Do not overlook the application and reach of the Agency Worker Regulations 2010 (AWR).
Hot on the heels of high profile cases against Hermes and Pimlico Plumbers looking at worker status, the Employment Appeal Tribunal has delivered a ruling on agency worker status which serves as a timely reminder of the wide definitions of agency worker, and temporary work agency, under the AWR, and the breadth of the arrangements which may be caught by those definitions.
Under the AWR, agency workers are afforded ‘day 1’ rights, such as the right to access facilities like staff canteens and transport, and enhanced rights which are triggered after 12 weeks’ continuous service, including the right to receive the same pay and working conditions as comparable employees of the hirer/end user. In the scenario where an individual’s employment is terminated prior to acquiring unfair dismissal rights, it can sometimes be the case that they try to assert agency worker status as a way of securing some financial compensation after the event.
In Matei v Brooknight Guarding Limited, a security guard, Mr Matei, was employed by Brooknight, a security company, under a zero-hours contract. His contract had a flexibility clause which allowed Brooknight to assign him to different client sites as required. Brooknight had entered into a contract with Mitie to provide them with security guards on an ad hoc basis; they had other similar contracts in place with other third parties. As it happened, the vast majority of Mr Matei’s time was spent working for Mitie Security, providing security services to one of their clients, Citi Group.
When Mr Matei was dismissed by Brooknight after 21 months’ service, he asserted that he was an agency worker and that Brooknight was a temporary work agency under the AWR. As he had completed more than 12 weeks’ continuous service with Mitie he claimed that he was entitled to the same basic working conditions as security officers employed by Mitie themselves, under the AWR. Brooknight resisted the claim on the basis that they were not a temporary work agency and the Claimant had, as a matter of practice, worked permanently and/or indefinitely for Mitie and so did not meet the relevant statutory definition.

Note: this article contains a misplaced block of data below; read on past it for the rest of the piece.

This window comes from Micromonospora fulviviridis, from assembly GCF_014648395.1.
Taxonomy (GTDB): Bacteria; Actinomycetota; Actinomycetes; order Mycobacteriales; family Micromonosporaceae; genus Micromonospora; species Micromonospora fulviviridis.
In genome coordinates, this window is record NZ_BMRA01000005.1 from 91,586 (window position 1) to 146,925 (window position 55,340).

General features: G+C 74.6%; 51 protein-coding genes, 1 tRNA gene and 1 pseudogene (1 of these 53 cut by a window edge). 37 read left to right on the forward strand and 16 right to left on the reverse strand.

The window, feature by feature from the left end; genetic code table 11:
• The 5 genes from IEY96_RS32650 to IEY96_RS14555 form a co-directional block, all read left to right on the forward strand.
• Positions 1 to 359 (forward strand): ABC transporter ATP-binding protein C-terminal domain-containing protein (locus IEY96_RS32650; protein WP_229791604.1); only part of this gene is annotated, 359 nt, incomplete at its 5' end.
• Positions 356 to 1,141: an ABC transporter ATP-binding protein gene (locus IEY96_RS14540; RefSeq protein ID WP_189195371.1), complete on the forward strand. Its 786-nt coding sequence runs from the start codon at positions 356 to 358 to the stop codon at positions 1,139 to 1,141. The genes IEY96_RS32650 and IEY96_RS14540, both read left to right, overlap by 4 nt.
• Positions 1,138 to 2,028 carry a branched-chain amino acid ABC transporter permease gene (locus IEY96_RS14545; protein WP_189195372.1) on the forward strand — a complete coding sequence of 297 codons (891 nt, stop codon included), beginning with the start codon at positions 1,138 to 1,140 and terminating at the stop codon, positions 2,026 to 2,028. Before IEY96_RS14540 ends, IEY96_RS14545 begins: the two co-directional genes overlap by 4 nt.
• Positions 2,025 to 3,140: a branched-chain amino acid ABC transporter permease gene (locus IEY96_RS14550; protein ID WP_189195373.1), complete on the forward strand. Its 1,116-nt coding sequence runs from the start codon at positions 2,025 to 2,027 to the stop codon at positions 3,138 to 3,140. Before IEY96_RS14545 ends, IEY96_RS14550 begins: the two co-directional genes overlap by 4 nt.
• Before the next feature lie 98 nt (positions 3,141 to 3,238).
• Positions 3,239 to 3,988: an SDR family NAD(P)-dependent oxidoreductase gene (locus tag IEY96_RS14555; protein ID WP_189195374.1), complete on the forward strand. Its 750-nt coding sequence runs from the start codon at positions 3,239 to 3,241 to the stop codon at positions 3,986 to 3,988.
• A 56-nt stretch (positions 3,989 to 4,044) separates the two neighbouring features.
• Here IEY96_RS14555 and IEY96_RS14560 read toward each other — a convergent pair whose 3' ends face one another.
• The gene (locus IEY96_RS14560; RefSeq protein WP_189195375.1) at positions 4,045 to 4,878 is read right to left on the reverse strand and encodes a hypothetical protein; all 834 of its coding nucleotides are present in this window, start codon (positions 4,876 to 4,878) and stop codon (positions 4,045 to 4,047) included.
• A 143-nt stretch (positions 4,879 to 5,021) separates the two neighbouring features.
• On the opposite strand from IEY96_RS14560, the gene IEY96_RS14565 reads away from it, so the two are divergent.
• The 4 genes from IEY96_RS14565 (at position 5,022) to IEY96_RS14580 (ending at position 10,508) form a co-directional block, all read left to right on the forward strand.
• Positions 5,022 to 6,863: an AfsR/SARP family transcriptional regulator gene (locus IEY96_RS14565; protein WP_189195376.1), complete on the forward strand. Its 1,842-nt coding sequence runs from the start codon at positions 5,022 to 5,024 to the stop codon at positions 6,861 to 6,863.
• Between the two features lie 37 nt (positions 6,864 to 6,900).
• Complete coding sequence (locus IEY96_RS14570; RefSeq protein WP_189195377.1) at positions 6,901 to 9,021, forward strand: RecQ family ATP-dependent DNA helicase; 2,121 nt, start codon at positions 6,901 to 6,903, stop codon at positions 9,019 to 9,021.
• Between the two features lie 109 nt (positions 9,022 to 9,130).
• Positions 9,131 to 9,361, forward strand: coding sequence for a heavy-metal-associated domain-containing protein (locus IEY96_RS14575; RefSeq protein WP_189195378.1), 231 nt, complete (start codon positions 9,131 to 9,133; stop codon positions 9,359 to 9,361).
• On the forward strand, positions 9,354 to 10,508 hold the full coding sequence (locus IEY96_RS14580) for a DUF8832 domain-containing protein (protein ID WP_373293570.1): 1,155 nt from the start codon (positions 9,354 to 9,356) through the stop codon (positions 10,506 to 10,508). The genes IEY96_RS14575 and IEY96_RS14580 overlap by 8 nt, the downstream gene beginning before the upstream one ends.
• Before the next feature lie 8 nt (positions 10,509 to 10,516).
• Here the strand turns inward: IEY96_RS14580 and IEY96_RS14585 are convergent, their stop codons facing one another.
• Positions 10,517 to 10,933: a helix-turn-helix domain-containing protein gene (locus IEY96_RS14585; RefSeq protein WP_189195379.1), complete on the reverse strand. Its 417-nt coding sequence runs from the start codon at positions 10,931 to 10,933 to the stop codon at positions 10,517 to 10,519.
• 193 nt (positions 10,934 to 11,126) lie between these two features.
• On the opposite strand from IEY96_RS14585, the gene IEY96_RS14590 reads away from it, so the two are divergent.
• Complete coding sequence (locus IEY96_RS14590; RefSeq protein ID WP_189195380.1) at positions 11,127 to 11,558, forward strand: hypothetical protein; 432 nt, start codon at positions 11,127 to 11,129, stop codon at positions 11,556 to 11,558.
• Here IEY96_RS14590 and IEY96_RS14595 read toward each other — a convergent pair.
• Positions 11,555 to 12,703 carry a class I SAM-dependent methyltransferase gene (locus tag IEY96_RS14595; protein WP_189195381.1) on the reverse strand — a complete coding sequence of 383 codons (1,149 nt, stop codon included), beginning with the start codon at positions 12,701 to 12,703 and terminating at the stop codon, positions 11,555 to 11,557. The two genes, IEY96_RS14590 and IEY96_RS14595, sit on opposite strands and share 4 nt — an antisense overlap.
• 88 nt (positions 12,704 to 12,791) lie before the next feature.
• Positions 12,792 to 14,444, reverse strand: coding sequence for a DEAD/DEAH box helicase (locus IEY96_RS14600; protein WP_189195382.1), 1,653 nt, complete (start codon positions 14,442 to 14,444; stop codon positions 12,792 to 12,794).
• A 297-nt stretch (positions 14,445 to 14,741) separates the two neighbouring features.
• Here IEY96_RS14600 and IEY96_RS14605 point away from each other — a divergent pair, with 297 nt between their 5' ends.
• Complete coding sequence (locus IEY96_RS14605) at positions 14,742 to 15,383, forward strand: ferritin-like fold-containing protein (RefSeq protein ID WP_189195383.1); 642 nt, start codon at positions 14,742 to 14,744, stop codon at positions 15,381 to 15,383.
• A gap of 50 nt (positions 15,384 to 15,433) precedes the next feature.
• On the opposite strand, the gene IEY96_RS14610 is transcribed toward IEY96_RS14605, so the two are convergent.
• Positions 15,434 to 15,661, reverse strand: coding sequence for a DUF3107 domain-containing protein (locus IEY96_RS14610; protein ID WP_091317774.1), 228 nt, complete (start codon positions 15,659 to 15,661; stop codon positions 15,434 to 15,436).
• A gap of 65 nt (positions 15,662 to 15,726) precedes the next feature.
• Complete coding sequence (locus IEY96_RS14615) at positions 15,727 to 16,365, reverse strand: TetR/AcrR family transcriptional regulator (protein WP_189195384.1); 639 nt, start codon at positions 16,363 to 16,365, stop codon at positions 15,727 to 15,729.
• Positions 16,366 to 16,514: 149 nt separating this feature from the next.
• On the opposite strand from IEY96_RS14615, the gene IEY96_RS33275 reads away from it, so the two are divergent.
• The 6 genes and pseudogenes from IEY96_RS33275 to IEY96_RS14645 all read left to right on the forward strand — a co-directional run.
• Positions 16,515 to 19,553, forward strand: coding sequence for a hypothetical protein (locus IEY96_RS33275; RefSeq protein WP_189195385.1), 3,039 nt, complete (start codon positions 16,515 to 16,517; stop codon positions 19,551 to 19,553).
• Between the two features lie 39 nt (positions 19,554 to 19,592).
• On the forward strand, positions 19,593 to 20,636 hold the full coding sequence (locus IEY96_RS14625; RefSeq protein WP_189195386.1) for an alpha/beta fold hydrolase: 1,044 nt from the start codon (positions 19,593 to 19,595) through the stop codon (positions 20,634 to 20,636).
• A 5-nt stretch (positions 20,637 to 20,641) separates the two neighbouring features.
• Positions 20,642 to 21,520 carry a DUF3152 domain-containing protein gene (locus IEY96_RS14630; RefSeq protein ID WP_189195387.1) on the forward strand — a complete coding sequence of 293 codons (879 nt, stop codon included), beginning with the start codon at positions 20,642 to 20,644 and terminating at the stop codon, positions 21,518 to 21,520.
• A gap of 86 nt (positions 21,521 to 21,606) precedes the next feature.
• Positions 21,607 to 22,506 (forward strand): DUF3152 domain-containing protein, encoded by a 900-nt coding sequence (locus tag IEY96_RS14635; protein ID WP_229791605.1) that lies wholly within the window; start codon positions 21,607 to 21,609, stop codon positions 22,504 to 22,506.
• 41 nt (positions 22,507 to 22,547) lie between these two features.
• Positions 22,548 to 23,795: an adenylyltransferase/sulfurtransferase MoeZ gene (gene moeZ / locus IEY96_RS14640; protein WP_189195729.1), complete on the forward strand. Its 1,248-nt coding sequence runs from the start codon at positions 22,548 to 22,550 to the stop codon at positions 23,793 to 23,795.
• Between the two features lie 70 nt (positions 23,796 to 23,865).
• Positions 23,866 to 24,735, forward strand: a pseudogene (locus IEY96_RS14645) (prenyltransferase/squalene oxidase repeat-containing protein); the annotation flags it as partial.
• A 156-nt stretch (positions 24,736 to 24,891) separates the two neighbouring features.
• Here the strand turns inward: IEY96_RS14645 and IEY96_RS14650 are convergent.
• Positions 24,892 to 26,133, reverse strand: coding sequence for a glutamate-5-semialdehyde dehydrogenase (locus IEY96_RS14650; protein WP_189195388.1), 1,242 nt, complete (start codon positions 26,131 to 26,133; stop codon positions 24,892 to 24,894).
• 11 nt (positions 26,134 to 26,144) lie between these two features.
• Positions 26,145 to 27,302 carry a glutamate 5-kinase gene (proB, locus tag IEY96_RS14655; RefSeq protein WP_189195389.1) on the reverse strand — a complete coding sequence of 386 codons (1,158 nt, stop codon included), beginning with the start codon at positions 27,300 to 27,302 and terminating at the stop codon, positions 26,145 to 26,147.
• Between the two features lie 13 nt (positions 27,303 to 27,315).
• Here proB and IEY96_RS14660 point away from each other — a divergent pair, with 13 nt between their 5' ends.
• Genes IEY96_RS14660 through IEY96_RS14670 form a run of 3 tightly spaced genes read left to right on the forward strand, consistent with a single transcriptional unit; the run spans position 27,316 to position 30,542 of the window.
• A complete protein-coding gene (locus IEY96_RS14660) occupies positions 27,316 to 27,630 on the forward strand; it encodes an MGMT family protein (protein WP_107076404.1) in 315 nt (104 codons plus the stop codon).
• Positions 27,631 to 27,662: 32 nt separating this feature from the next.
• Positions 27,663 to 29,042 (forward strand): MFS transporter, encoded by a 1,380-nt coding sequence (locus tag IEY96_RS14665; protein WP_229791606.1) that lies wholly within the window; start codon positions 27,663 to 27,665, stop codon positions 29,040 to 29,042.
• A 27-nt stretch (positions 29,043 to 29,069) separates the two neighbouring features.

In finding in his favour, it was critical to Mr Matei’s success that he had been providing ‘security guard cover’ when assigned to work for Mitie, a conclusion derived, in part, from the services being described as ad-hoc in the contract between Mitie and Brooknight. The EAT were satisfied that his work for Mitie had been temporary in nature, notwithstanding that he had worked almost without interruption for Mitie across the whole 21 months, bringing him within the definition of an agency worker under the AWR.
Members of the Torque Law team have considerable experience in advising clients on the application of the AWR. If you want advice on your obligations under the AWR or how to ensure your commercial arrangements with clients fall outside the scope of the AWR, please get in touch with Tiggy or Emma